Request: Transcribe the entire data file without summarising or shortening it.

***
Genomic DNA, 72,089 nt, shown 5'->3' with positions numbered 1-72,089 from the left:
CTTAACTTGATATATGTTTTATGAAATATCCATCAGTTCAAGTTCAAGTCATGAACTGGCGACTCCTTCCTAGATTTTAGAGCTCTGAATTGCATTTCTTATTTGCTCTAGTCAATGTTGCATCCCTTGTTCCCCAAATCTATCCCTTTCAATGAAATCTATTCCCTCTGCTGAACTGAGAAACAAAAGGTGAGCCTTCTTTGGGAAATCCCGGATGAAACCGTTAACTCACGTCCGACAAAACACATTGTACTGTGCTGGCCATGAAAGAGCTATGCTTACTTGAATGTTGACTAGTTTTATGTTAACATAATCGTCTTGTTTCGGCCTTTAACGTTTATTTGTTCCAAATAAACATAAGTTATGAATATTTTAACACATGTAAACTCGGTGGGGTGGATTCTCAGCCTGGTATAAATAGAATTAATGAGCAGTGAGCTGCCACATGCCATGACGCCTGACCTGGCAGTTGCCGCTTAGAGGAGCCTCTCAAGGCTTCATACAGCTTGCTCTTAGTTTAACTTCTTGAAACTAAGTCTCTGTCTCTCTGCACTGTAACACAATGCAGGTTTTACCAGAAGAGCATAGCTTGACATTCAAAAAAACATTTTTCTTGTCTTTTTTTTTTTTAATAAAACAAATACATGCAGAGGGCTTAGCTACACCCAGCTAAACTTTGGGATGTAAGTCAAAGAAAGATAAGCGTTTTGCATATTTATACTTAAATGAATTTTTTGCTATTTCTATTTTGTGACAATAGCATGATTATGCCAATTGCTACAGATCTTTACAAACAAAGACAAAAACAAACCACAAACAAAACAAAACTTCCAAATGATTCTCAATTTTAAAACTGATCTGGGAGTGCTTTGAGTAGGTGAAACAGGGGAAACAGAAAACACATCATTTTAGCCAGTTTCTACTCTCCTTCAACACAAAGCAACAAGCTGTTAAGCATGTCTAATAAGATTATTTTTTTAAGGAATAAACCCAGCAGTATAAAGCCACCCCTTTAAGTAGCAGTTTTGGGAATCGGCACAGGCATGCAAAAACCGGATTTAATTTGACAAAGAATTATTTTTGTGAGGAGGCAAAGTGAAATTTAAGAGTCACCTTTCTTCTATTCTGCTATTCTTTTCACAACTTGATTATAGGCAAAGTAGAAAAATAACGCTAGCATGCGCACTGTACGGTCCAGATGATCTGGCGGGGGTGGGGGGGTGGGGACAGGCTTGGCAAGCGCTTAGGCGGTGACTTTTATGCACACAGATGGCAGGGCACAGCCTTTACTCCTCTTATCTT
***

Genomic DNA, 72,089 nt, shown 5'->3' with positions numbered 1-72,089 from the left:
CTTAACTTGATATATGTTTTATGAAATATCCATCAGTTCAAGTTCAAGTCATGAACTGGCGACTCCTTCCTAGATTTTAGAGCTCTGAATTGCATTTCTTATTTGCTCTAGTCAATGTTGCATCCCTTGTTCCCCAAATCTATCCCTTTCAATGAAATCTATTCCCTCTGCTGAACTGAGAAACAAAAGGTGAGCCTTCTTTGGGAAATCCCGGATGAAACCGTTAACTCACGTCCGACAAAACACATTGTACTGTGCTGGCCATGAAAGAGCTATGCTTACTTGAATGTTGACTAGTTTTATGTTAACATAATCGTCTTGTTTCGGCCTTTAACGTTTATTTGTTCCAAATAAACATAAGTTATGAATATTTTAACACATGTAAACTCGGTGGGGTGGATTCTCAGCCTGGTATAAATAGAATTAATGAGCAGTGAGCTGCCACATGCCATGACGCCTGACCTGGCAGTTGCCGCTTAGAGGAGCCTCTCAAGGCTTCATACAGCTTGCTCTTAGTTTAACTTCTTGAAACTAAGTCTCTGTCTCTCTGCACTGTAACACAATGCAGGTTTTACCAGAAGAGCATAGCTTGACATTCAAAAAAACATTTTTCTTGTCTTTTTTTTTTTTAATAAAACAAATACATGCAGAGGGCTTAGCTACACCCAGCTAAACTTTGGGATGTAAGTCAAAGAAAGATAAGCGTTTTGCATATTTATACTTAAATGAATTTTTTGCTATTTCTATTTTGTGACAATAGCATGATTATGCCAATTGCTACAGATCTTTACAAACAAAGACAAAAACAAACCACAAACAAAACAAAACTTCCAAATGATTCTCAATTTTAAAACTGATCTGGGAGTGCTTTGAGTAGGTGAAACAGGGGAAACAGAAAACACATCATTTTAGCCAGTTTCTACTCTCCTTCAACACAAAGCAACAAGCTGTTAAGCATGTCTAATAAGATTATTTTTTTAAGGAATAAACCCAGCAGTATAAAGCCACCCCTTTAAGTAGCAGTTTTGGGAATCGGCACAGGCATGCAAAAACCGGATTTAATTTGACAAAGAATTATTTTTGTGAGGAGGCAAAGTGAAATTTAAGAGTCACCTTTCTTCTATTCTGCTATTCTTTTCACAACTTGATTATAGGCAAAGTAGAAAAATAACGCTAGCATGCGCACTGTACGGTCCAGATGATCTGGCGGGGGTGGGGGGGTGGGGACAGGCTTGGCAAGCGCTTAGGCGGTGACTTTTATGCACACAGATGGCAGGGCACAGCCTTTACTCCTCTTATCTT